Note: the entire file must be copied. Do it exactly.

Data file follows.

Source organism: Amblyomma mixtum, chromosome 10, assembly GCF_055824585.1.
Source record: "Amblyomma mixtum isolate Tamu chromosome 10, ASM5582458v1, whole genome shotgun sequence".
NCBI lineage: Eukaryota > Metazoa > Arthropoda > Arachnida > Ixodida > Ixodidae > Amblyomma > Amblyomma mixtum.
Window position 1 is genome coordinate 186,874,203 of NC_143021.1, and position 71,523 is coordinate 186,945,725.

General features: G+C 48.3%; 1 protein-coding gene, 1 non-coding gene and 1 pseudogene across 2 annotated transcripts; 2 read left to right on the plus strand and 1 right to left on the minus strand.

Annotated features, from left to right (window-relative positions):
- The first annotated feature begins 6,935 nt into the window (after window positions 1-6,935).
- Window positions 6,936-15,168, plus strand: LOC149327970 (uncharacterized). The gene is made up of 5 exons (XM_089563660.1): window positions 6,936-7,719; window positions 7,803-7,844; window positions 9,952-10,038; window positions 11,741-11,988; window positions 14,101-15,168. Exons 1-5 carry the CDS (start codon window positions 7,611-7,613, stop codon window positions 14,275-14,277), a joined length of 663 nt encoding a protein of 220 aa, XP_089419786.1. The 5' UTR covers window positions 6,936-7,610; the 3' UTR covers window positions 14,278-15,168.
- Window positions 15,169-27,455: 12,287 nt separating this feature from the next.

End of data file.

Source organism: Amblyomma mixtum, chromosome 10, assembly GCF_055824585.1.
Source record: "Amblyomma mixtum isolate Tamu chromosome 10, ASM5582458v1, whole genome shotgun sequence".
NCBI lineage: Eukaryota > Metazoa > Arthropoda > Arachnida > Ixodida > Ixodidae > Amblyomma > Amblyomma mixtum.
Window position 1 is genome coordinate 186,874,203 of NC_143021.1, and position 71,523 is coordinate 186,945,725.

General features: G+C 48.3%; 1 protein-coding gene, 1 non-coding gene and 1 pseudogene across 2 annotated transcripts; 2 read left to right on the plus strand and 1 right to left on the minus strand.

Annotated features, from left to right (window-relative positions):
- The first annotated feature begins 6,935 nt into the window (after window positions 1-6,935).
- Window positions 6,936-15,168, plus strand: LOC149327970 (uncharacterized). The gene is made up of 5 exons (XM_089563660.1): window positions 6,936-7,719; window positions 7,803-7,844; window positions 9,952-10,038; window positions 11,741-11,988; window positions 14,101-15,168. Exons 1-5 carry the CDS (start codon window positions 7,611-7,613, stop codon window positions 14,275-14,277), a joined length of 663 nt encoding a protein of 220 aa, XP_089419786.1. The 5' UTR covers window positions 6,936-7,610; the 3' UTR covers window positions 14,278-15,168.
- Window positions 15,169-27,455: 12,287 nt separating this feature from the next.